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by Zamora, L. comps; Muschler, R.G; Echeverri, J; IICA, San José (Costa Rica). PROMECAFE; Instituto del Café de Costa Rica, San José (Costa Rica); 19. Simposio Latinoamericano de Caficultura San José (Costa Rica) 2-6 Oct 2000.
Publisher: San José (Costa Rica) 2000Description: p. 109-123; 514 p.ISBN: 9977550247.Other Title: Shade improves coffee quality in a sub-optimal zone of Costa Rica.Subject(s): CULTIVO BAJO SOMBRA | CATURRA | CATIMOR | COFFEA ARABICA | CULTIVO | SOMBRA | CALIDAD | ACIDEZ | SABOR | ARBOLES DE SOMBRA | ERYTHRINA POEPPIGIANA | COFFEA ARABICA | CULTIVATION | SHADE | QUALITY | ACIDITY | FLAVOUR | SHADE TREES | ERYTHRINA POEPPIGIANA | COFFEA ARABICA | PRATIQUE CULTURALE | OMBRE | QUALITE | ACIDITE | FLAVEUR | ARBRE D'OMBRAGE | ERYTHRINA POEPPIGIANASummary: The development of environmentally sustainable coffee production using agroforestry systems needs to consider not only the effects of trees on the environment and long-term coffee production, but also on coffee quality. This study compared coffee quality of Coffea arabica L. vars. Caturra and Catimor 5175 under different levels of shade in a low-elevation, sub-optimal environment for coffee in Costa Rica. Fruit weight and bean size increased significantly when shade intensity was increased from 0 percent to more than 80 percent under unpruned Erythrina poeppigiana. While large beans (diameter > 17/64ths of an inch [6.7 mm]) accounted for 49 and 43 percent of the coffee from unshaded Caturra and Catimor, respectively, these proportions increased to 69 and 72 percent under dense permanent shade. This suggested a stronger shade benefit for Catimor than for Caturra. The conversion percentages from fresh-weight coffee fruits to dry-weight green coffee for export were not affected by the treatments. A blind tasting experiment showed consistent shade-induced improvements in appearance of green and roasted coffee as well as in acidity and body of the brew for both varieties. The effect of shade on aroma of the brew was neutral for Caturra and slightly negative for Catimor. In the sub-optimal low-elevation environment studied, typical for many coffee areas, it is hypothesized that shading, primarily through reduced heat loads, permits slower and more balanced grain filling and ripening, yielding a higher-quality product than without shade. Shade experiments along environmental gradients should help to validate this conjecture.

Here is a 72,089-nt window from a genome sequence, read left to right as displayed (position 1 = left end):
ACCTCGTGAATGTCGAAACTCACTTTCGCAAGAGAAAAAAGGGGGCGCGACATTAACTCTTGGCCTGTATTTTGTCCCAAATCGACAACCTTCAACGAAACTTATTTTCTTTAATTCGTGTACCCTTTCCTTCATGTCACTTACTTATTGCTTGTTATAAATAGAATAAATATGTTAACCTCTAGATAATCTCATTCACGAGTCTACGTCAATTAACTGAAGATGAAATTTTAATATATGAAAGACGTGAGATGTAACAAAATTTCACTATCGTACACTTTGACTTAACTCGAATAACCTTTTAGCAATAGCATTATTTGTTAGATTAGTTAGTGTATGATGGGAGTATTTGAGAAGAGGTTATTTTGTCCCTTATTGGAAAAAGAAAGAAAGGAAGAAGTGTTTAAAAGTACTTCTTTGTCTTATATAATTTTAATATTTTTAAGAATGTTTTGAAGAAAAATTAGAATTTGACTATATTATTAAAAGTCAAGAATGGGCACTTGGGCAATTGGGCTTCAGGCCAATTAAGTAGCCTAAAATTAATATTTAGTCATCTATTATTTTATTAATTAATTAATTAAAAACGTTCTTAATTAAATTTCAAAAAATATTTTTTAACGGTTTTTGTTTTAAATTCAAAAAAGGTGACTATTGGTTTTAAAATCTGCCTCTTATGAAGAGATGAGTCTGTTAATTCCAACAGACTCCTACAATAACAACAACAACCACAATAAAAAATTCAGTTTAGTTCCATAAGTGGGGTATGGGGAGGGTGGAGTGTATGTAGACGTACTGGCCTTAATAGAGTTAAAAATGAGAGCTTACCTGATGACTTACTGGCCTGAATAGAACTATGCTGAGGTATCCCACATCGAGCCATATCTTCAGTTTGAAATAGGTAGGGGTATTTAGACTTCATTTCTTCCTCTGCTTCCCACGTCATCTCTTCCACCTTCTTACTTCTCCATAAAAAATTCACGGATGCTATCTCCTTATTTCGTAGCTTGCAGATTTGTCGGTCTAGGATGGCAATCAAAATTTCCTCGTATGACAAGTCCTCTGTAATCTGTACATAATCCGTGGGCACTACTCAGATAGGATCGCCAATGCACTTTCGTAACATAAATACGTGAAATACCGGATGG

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The development of environmentally sustainable coffee production using agroforestry systems needs to consider not only the effects of trees on the environment and long-term coffee production, but also on coffee quality. This study compared coffee quality of Coffea arabica L. vars. Caturra and Catimor 5175 under different levels of shade in a low-elevation, sub-optimal environment for coffee in Costa Rica. Fruit weight and bean size increased significantly when shade intensity was increased from 0 percent to more than 80 percent under unpruned Erythrina poeppigiana. While large beans (diameter > 17/64ths of an inch [6.7 mm]) accounted for 49 and 43 percent of the coffee from unshaded Caturra and Catimor, respectively, these proportions increased to 69 and 72 percent under dense permanent shade. This suggested a stronger shade benefit for Catimor than for Caturra. The conversion percentages from fresh-weight coffee fruits to dry-weight green coffee for export were not affected by the treatments. A blind tasting experiment showed consistent shade-induced improvements in appearance of green and roasted coffee as well as in acidity and body of the brew for both varieties. The effect of shade on aroma of the brew was neutral for Caturra and slightly negative for Catimor. In the sub-optimal low-elevation environment studied, typical for many coffee areas, it is hypothesized that shading, primarily through reduced heat loads, permits slower and more balanced grain filling and ripening, yielding a higher-quality product than without shade. Shade experiments along environmental gradients should help to validate this conjecture.

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